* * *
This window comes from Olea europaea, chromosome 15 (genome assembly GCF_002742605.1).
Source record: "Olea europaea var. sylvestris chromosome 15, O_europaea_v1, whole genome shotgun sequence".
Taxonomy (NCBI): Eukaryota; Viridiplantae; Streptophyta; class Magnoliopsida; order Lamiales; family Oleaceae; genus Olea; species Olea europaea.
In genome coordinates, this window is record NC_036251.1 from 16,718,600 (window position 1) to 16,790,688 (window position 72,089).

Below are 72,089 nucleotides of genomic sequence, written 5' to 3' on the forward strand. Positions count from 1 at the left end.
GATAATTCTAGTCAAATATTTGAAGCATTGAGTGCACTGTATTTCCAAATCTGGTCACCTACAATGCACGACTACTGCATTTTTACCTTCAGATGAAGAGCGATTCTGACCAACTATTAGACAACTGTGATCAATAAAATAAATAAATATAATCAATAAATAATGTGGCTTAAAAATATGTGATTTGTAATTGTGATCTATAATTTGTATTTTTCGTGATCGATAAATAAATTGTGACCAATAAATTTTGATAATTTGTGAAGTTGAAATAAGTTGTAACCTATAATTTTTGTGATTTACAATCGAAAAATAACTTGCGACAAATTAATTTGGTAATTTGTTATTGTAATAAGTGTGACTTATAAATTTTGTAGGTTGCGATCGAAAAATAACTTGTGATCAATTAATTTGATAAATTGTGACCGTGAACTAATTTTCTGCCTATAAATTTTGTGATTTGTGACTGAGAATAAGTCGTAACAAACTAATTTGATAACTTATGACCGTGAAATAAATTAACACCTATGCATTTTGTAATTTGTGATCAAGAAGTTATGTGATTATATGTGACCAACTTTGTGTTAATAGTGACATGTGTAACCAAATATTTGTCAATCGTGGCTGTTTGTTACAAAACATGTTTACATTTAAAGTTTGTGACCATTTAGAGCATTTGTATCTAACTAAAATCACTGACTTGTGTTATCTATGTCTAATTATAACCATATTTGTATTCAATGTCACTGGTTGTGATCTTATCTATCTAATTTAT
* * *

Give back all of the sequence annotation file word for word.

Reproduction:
This window comes from Olea europaea, chromosome 15 (genome assembly GCF_002742605.1).
Source record: "Olea europaea var. sylvestris chromosome 15, O_europaea_v1, whole genome shotgun sequence".
Taxonomy (NCBI): Eukaryota; Viridiplantae; Streptophyta; class Magnoliopsida; order Lamiales; family Oleaceae; genus Olea; species Olea europaea.
In genome coordinates, this window is record NC_036251.1 from 16,718,600 (window position 1) to 16,790,688 (window position 72,089).

Below are 72,089 nucleotides of genomic sequence, written 5' to 3' on the forward strand. Positions count from 1 at the left end.
GATAATTCTAGTCAAATATTTGAAGCATTGAGTGCACTGTATTTCCAAATCTGGTCACCTACAATGCACGACTACTGCATTTTTACCTTCAGATGAAGAGCGATTCTGACCAACTATTAGACAACTGTGATCAATAAAATAAATAAATATAATCAATAAATAATGTGGCTTAAAAATATGTGATTTGTAATTGTGATCTATAATTTGTATTTTTCGTGATCGATAAATAAATTGTGACCAATAAATTTTGATAATTTGTGAAGTTGAAATAAGTTGTAACCTATAATTTTTGTGATTTACAATCGAAAAATAACTTGCGACAAATTAATTTGGTAATTTGTTATTGTAATAAGTGTGACTTATAAATTTTGTAGGTTGCGATCGAAAAATAACTTGTGATCAATTAATTTGATAAATTGTGACCGTGAACTAATTTTCTGCCTATAAATTTTGTGATTTGTGACTGAGAATAAGTCGTAACAAACTAATTTGATAACTTATGACCGTGAAATAAATTAACACCTATGCATTTTGTAATTTGTGATCAAGAAGTTATGTGATTATATGTGACCAACTTTGTGTTAATAGTGACATGTGTAACCAAATATTTGTCAATCGTGGCTGTTTGTTACAAAACATGTTTACATTTAAAGTTTGTGACCATTTAGAGCATTTGTATCTAACTAAAATCACTGACTTGTGTTATCTATGTCTAATTATAACCATATTTGTATTCAATGTCACTGGTTGTGATCTTATCTATCTAATTTAT